The horticulture sector is looking to the future with an ambition for growth that will ensure it is more than fit for purpose as the UK negotiates its future relationship with the EU as part of the transition period.
NFU horticulture and potatoes board chairman Ali Capper has highlighted key areas during the horticulture breakout session at NFU Conference 2020 that are vital to the growth of the sector, including net zero emission, increased productivity, the adoption of new technologies, a growth in exports and higher economic output.
But, in the light of the announcement that the seasonal workers scheme will increase from 2,500 to 10,000 for 2020, Mrs Capper's presentation was dominated by the labour issue and concern that the government won't look to increase this figure further for 2021. The ambition for the sector is for this figure to rise to 70,000.
"The announcement that the planned expansion of the seasonal workers scheme from 2,500 to 10,000 is a very big, very important win for the NFU," says Mrs Capper, "Unfortunately, it seems to be presented by government as the answer to next year and that is making everyone panic. We know that this sector needs around 70,000 seasonal workers each year.
"We know what we need and we know when we need it for. We need certainty from the government on a scheme that is in place by autumn 2020 so the businesses who need to recruit for 2021 are able to do that and are able to ensure that the workers that are here this year who can't get pre-settled status, are able to return next year."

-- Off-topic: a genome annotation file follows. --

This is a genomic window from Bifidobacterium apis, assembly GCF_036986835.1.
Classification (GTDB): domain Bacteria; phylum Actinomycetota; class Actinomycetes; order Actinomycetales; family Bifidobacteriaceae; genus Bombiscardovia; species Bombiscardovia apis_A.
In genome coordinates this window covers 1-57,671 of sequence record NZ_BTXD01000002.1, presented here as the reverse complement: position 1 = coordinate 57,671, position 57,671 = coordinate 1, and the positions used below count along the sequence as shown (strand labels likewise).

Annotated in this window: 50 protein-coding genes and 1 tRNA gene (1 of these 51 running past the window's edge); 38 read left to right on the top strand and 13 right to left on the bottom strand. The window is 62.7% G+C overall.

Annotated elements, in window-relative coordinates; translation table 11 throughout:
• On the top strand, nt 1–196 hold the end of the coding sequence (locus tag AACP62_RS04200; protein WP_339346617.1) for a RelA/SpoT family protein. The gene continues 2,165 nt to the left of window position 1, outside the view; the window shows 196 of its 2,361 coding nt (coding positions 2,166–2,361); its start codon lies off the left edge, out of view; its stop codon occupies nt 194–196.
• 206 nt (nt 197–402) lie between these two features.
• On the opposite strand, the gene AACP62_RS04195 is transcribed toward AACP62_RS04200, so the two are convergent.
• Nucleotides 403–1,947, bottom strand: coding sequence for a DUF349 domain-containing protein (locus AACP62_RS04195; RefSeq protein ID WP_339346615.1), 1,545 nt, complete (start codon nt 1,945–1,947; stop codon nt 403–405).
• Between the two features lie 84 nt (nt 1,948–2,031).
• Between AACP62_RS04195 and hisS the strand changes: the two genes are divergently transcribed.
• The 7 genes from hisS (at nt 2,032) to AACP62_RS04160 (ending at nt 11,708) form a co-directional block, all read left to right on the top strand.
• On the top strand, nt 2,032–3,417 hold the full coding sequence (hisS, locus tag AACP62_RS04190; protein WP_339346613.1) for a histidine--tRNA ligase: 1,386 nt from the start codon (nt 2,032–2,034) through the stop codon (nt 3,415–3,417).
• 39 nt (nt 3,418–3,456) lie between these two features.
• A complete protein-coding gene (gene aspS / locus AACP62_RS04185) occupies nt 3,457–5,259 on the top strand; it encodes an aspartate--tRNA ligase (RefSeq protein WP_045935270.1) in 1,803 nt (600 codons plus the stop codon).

Away from labour, major changes are on the way in plant health, research and development, water usage and international trade, to name a few, and the sector wants to be at the forefront of discussions. British horticultural production has a much lower carbon and water footprint than much of the product that is imported and needs better recognition for its productivity and environmental schemes, such as the Producer Organisation scheme.
“We are engaging with the Defra trade team to ensure we have appropriate tariff protection against overseas fruit, veg, plants and flowers that have been produced to standards that would be illegal for growers in the UK,” said Mrs Capper.
The government is conducting a year-long review, the culmination of which will be a multi-disciplinary National Food Strategy, the first of its kind for 75 years, and Mrs Capper is keen to make sure that horticulture plays a key role in the review.
“The National Food Strategy absolutely must recognise the benefits of UK horticulture for the nation’s health, environment, and economy,” she said. “2020 could, and should, be a turning point where horticulture starts to truly realise its ambition to grow as a sector and become an industry that consumers, politicians, and the rest of the supply chain give their full backing.”
See also: NFU responds to immigration policy
In case you missed it, here are some easy ways to catch up with the highlights from both days at the ICC, Birmingham: